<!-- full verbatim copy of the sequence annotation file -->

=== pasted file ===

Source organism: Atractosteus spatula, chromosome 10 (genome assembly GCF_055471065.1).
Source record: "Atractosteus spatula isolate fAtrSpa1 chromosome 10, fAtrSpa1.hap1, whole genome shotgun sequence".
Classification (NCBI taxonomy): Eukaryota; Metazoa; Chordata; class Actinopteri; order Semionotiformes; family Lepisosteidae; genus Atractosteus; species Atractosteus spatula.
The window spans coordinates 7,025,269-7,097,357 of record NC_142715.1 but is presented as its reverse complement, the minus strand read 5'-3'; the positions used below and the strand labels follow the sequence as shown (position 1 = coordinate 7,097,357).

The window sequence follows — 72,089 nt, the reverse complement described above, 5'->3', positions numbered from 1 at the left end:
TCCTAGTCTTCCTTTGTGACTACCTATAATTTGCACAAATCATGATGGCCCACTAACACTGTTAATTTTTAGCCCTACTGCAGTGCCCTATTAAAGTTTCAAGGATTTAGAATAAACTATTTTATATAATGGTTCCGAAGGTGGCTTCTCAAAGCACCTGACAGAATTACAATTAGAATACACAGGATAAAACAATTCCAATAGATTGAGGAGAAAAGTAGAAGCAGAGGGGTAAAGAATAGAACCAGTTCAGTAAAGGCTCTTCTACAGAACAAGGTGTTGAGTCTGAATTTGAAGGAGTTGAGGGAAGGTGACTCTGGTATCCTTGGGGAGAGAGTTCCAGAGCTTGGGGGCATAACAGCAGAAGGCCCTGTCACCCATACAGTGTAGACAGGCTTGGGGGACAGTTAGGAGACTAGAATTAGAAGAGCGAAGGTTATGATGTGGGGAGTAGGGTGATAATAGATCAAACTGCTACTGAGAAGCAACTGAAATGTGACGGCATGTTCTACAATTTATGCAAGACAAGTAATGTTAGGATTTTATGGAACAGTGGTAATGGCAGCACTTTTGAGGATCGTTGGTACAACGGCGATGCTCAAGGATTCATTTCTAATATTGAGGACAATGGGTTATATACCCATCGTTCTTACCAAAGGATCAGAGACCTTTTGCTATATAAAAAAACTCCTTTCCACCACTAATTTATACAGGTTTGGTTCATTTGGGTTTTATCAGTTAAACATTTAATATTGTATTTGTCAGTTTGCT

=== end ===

Source organism: Atractosteus spatula, chromosome 10 (genome assembly GCF_055471065.1).
Source record: "Atractosteus spatula isolate fAtrSpa1 chromosome 10, fAtrSpa1.hap1, whole genome shotgun sequence".
Classification (NCBI taxonomy): Eukaryota; Metazoa; Chordata; class Actinopteri; order Semionotiformes; family Lepisosteidae; genus Atractosteus; species Atractosteus spatula.
The window spans coordinates 7,025,269-7,097,357 of record NC_142715.1 but is presented as its reverse complement, the minus strand read 5'-3'; the positions used below and the strand labels follow the sequence as shown (position 1 = coordinate 7,097,357).

The window sequence follows — 72,089 nt, the reverse complement described above, 5'->3', positions numbered from 1 at the left end:
TCCTAGTCTTCCTTTGTGACTACCTATAATTTGCACAAATCATGATGGCCCACTAACACTGTTAATTTTTAGCCCTACTGCAGTGCCCTATTAAAGTTTCAAGGATTTAGAATAAACTATTTTATATAATGGTTCCGAAGGTGGCTTCTCAAAGCACCTGACAGAATTACAATTAGAATACACAGGATAAAACAATTCCAATAGATTGAGGAGAAAAGTAGAAGCAGAGGGGTAAAGAATAGAACCAGTTCAGTAAAGGCTCTTCTACAGAACAAGGTGTTGAGTCTGAATTTGAAGGAGTTGAGGGAAGGTGACTCTGGTATCCTTGGGGAGAGAGTTCCAGAGCTTGGGGGCATAACAGCAGAAGGCCCTGTCACCCATACAGTGTAGACAGGCTTGGGGGACAGTTAGGAGACTAGAATTAGAAGAGCGAAGGTTATGATGTGGGGAGTAGGGTGATAATAGATCAAACTGCTACTGAGAAGCAACTGAAATGTGACGGCATGTTCTACAATTTATGCAAGACAAGTAATGTTAGGATTTTATGGAACAGTGGTAATGGCAGCACTTTTGAGGATCGTTGGTACAACGGCGATGCTCAAGGATTCATTTCTAATATTGAGGACAATGGGTTATATACCCATCGTTCTTACCAAAGGATCAGAGACCTTTTGCTATATAAAAAAACTCCTTTCCACCACTAATTTATACAGGTTTGGTTCATTTGGGTTTTATCAGTTAAACATTTAATATTGTATTTGTCAGTTTGCT